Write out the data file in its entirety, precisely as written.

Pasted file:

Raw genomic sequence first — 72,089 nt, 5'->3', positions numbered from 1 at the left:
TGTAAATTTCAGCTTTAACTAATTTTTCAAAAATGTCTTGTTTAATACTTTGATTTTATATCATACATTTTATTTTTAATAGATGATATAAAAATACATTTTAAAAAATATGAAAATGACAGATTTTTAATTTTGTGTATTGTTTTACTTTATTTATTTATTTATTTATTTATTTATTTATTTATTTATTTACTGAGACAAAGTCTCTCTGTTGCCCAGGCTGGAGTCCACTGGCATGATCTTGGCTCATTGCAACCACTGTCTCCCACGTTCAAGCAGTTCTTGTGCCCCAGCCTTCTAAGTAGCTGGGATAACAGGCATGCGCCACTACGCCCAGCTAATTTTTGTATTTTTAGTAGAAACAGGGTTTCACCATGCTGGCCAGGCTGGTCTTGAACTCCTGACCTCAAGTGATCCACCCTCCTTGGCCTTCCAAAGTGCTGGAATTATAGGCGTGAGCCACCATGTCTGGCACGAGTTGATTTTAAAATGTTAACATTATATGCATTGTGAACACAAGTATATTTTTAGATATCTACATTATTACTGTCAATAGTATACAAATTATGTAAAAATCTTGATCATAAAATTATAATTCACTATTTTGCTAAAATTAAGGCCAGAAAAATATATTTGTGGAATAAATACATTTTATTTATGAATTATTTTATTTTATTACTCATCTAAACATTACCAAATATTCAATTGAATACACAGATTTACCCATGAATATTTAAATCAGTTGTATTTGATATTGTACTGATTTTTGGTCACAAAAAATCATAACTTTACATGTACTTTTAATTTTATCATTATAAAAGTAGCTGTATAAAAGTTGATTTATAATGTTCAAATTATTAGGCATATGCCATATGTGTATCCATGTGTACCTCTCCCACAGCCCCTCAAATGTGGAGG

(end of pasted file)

Raw genomic sequence first — 72,089 nt, 5'->3', positions numbered from 1 at the left:
TGTAAATTTCAGCTTTAACTAATTTTTCAAAAATGTCTTGTTTAATACTTTGATTTTATATCATACATTTTATTTTTAATAGATGATATAAAAATACATTTTAAAAAATATGAAAATGACAGATTTTTAATTTTGTGTATTGTTTTACTTTATTTATTTATTTATTTATTTATTTATTTATTTATTTATTTACTGAGACAAAGTCTCTCTGTTGCCCAGGCTGGAGTCCACTGGCATGATCTTGGCTCATTGCAACCACTGTCTCCCACGTTCAAGCAGTTCTTGTGCCCCAGCCTTCTAAGTAGCTGGGATAACAGGCATGCGCCACTACGCCCAGCTAATTTTTGTATTTTTAGTAGAAACAGGGTTTCACCATGCTGGCCAGGCTGGTCTTGAACTCCTGACCTCAAGTGATCCACCCTCCTTGGCCTTCCAAAGTGCTGGAATTATAGGCGTGAGCCACCATGTCTGGCACGAGTTGATTTTAAAATGTTAACATTATATGCATTGTGAACACAAGTATATTTTTAGATATCTACATTATTACTGTCAATAGTATACAAATTATGTAAAAATCTTGATCATAAAATTATAATTCACTATTTTGCTAAAATTAAGGCCAGAAAAATATATTTGTGGAATAAATACATTTTATTTATGAATTATTTTATTTTATTACTCATCTAAACATTACCAAATATTCAATTGAATACACAGATTTACCCATGAATATTTAAATCAGTTGTATTTGATATTGTACTGATTTTTGGTCACAAAAAATCATAACTTTACATGTACTTTTAATTTTATCATTATAAAAGTAGCTGTATAAAAGTTGATTTATAATGTTCAAATTATTAGGCATATGCCATATGTGTATCCATGTGTACCTCTCCCACAGCCCCTCAAATGTGGAGG